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Monday, 20 March 2017 22:11

Lobbyist Jack Molodanof Updates CAA on Labor Rate Surveys, Laws

Written by Victoria Antonelli

Jack Molodanof
CAA lobbyist Jack Molodanof was the featured speaker at the CAA meeting March 2 in Pasadena.


On March 2, California Autobody Association (CAA) lobbyist Jack Molodanof addressed a packed room of industry members gathered at the Brookside Golf Club in Pasadena.

Attendees enjoyed dinner and networking opportunities from 6pm to 7pm before CAA Glendale / Foothill Chapter President Hillel Shamam introduced Molodanof.


The CAA lobbyist began by explaining the new labor rate survey regulations that took effect on March 1, 2017. In order for insurers to meet the new standardized requirements, labor rate surveys must be current and have to be completed annually. After that time, it becomes non-compliant, unless it includes a Consumer Price Index (CPI), which allows for a year extension.


The surveys must include all auto body shops in the geographical area that are registered with the Bureau of Automotive Repair (BAR). The geographical area is determined through "geo-coding", a "very accurate" formula that uses the longitude and latitude of a location to determine the six closest auto body shops.


The survey must be completed directly by the auto body shop owner and/or manager. The survey also requires every shop to be registered with BAR, have the specified equipment criteria, workers’ compensation insurance, and Garage Keeper’s Liability Insurance.


"You cannot use Direct Repair Program (DRP) rates or negotiated rates," Molodanof stressed. "This has been a big stumbling block because insurance companies want to use the DRP rates; the new standardized regulations require retail labor rates."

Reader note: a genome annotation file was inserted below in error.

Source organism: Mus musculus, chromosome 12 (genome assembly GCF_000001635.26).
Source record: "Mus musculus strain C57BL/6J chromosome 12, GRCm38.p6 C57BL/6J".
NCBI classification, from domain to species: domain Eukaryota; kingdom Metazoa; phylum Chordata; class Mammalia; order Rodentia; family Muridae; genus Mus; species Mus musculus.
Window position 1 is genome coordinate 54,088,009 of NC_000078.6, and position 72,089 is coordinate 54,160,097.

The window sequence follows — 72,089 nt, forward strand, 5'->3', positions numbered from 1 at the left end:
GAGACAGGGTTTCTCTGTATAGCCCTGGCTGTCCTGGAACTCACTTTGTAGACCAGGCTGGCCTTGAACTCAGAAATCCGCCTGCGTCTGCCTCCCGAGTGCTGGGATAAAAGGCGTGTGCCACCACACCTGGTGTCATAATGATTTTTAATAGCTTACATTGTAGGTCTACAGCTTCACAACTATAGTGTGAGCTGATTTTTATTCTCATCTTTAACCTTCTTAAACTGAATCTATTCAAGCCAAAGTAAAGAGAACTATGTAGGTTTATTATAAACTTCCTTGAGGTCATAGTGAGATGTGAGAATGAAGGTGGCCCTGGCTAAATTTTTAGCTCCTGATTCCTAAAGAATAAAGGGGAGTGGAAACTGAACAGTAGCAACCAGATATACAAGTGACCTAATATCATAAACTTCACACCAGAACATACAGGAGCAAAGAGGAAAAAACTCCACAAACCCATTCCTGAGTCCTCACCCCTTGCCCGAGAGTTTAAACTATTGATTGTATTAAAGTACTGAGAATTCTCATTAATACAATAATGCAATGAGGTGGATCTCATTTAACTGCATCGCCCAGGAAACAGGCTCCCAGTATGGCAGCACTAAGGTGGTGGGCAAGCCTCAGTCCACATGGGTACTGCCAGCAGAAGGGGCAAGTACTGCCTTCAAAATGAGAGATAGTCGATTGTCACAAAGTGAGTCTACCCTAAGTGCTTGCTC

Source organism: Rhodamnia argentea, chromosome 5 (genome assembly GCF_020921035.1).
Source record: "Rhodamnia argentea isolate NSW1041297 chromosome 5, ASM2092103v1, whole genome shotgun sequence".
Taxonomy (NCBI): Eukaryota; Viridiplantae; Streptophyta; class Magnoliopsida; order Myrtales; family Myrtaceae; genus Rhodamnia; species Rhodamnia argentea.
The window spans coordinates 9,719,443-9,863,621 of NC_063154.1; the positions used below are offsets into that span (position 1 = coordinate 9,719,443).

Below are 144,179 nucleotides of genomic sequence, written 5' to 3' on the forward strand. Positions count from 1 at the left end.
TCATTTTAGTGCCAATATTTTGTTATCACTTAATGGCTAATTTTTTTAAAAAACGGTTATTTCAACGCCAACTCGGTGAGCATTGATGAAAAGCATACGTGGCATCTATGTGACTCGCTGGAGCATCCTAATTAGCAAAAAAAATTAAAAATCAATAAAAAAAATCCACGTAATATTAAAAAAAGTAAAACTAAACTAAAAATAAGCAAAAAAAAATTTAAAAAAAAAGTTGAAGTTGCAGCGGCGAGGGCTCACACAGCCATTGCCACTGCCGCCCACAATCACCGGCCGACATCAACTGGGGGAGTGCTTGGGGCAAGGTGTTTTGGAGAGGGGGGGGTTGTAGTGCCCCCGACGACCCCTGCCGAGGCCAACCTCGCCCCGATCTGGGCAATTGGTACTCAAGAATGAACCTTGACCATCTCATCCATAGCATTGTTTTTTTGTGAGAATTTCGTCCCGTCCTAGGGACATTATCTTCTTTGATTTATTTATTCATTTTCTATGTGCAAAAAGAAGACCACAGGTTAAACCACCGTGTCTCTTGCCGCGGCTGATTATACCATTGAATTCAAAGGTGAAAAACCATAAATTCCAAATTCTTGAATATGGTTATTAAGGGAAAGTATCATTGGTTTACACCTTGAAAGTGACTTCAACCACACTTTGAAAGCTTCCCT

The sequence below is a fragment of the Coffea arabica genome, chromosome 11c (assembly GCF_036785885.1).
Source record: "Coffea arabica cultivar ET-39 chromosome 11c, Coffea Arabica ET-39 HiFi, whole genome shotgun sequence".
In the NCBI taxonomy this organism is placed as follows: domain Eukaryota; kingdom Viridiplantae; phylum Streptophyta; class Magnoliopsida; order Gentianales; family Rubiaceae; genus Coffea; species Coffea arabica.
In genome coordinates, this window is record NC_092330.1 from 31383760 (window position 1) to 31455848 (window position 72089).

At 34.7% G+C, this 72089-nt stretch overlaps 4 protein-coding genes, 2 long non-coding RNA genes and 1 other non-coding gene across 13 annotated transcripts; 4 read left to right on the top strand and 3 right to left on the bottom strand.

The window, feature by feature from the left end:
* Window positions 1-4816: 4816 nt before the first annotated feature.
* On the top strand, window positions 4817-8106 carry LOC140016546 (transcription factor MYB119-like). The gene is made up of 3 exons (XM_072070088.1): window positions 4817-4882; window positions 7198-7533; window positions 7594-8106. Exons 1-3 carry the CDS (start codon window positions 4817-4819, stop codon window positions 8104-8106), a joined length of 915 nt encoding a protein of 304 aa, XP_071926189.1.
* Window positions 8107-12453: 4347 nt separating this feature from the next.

"There are over 200 insurance companies in the state, and only about 12-15 use labor rate surveys," said Molodanof. "[Even without a survey], the insurers can negotiate in good faith or pay your retail rate, that's fine, but once they start saying 'this is all we're paying' they better have prepared and filed a survey that complies with the new requirements."


The CAA lobbyist urged auto body shop owners to submit a formal complaint to California Insurance Commissioner Dave Jones if they come across an insurance company that is refusing to negotiate rates in good faith and does not have a standardized labor rate survey filed with the department.


"Dave Jones, in my opinion, is one of the best CICs we've had in this state," said Molodanof. "He understands the auto body industry and is very strong for advocate for consumers. You can have a pretty intelligent conversation with him about labor rates surveys, steering, aftermarket crash markets, while a lot of our elected officials have no clue what you're talking about."


The California Department of Insurance (CDI) complaint forms were handed out at the meeting and are also available on the CDI website and CAA website.


"If an insurance company or adjuster comes in and says they've completed a standardized survey, ask about geo-coding and how your shop compares to the six closest shops (core area)," said Molodanof. "You'll know right away if the survey is geo-coding compliant or not."


Although performing labor rate surveys are voluntary, there is, however, a huge incentive for insurance companies to conduct a standardized labor rate survey.


"If the insurance company completes the survey and complies with all of the requirements, they get a rebuttable presumption … which means they can adjust your labor rate [they want to pay you]," Molodanof explained.


"If you get a survey from an insurance company, you should fill it out," he added. "If you don't fill it out, it's going to be used against you."